Lots of management texts and courses tell us about the details of planning, organising and managing.  One problem is that managers can tend to think that they themselves have to immerse themselves in the detail.  They become micromanagers, obsessed about small steps and detail - instead of concentrating on the big picture and trusting others 'down the chain' to worry about detail. 
Employees see this as a lack of trust - and can often even see the manager doing their job for them.  Naturally, they turn off and disengage
Nobody likes to be micromanaged. So, don’t do it.


Saturday, 11 March 2017

Productivity vs Efficiency

These two terms are often used interchangeably - but they are different.  Here I am not concerned with technical differences - but with philosophical or attitudinal differences.

Organisations that pride themselves on being efficient usually strive to achieve the same performance with fewer resources - doing the same with less.

Conversely, organisations that aim to be highly productive usually strive to do more with the same resources -doing more with the same.  They concentrate on the 'top line' (of the productivity ratio) - and the 'bottom line' takes care of itself.


Saturday, 4 March 2017

Brexit (briefly) re-visited.

No-one is quite sure why the UK voted to leave the EU - but a recent study into the habits of 500 SMEs (small and medium enterprises), commissioned by online printing company instantprint, revealed that dealing with HR compliance forms, pension paperwork and health and safety regulations eats up an average of ten hours of the working week.

These companies took so long complying with regulation that they had  little or no time to focus on business growth.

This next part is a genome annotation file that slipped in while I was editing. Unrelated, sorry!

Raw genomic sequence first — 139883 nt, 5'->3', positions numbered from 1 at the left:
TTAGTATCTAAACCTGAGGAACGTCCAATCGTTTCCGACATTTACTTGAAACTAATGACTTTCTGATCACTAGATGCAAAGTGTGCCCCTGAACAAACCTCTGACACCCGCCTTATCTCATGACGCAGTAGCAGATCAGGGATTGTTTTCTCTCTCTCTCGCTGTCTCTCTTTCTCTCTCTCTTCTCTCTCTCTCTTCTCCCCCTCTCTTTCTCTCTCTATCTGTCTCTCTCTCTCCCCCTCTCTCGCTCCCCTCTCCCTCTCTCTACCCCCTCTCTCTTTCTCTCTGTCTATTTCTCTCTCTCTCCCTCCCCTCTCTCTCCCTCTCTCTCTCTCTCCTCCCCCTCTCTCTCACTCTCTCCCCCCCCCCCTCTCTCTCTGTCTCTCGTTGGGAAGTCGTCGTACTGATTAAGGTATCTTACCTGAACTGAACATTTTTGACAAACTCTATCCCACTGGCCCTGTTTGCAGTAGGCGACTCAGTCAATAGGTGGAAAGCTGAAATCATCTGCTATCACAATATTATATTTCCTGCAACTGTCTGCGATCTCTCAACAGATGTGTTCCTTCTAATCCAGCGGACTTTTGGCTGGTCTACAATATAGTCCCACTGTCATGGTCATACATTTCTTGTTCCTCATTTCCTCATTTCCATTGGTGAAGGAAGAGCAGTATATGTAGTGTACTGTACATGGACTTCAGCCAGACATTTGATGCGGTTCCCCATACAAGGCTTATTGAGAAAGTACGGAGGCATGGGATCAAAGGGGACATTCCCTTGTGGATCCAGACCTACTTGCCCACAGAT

This is not a recipe for success - and may be a small contributing factor to the Brexit vote.

Certainly we have to hope that Mrs May and her government will be looking to reduce the burden of bureaucracy as the UK leaves the EU.

Saturday, 25 February 2017

India's soft success

India is held up as the latest 'economic miracle' - transforming its economy over the last 20 years.  It is often suggested that success is down to 'hard' factors - such as technical ability, capital investment - and, of course, cheap labour.

But India has recognised the importance of 'softer' skills ands factors - such as teamwork, problem-solving and communication.  Young Indians are receptive to modern approaches to organising and managing a workforce and respond positively.

In fact, a study by the University of Michigan, on female garment workers (in Bangalore)  showed that providing training in soft skills raised productivity by 12%.

Sometimes, simple approaches are the best.

Saturday, 18 February 2017

AI can help

I talked last week about AI - posing the question whether this is the next big technological driver of productivity improvement.

Some people are really worried about AI - and its effects on jobs, suggesting that most jobs in time can and will be replaced by some form of automation.

However, before that happens we are likely to hit a 'sweet spot' where automation/robots/AI assist human work  his will allow work which is not possible now.  the winners will be those that can spot the opportunities and create products and services that rely on these new forms of thinking and movement for their execution.

So the future is not bleak - as with most technology, it is full of exciting opportunities.

Saturday, 11 February 2017

The next big thing

Technological innovation can drive massive productivity gains - but it is some time since we have had innovations of the size of those in the 1970s and 1980s - when the PC first hit desktops - and 'productivity software' followed.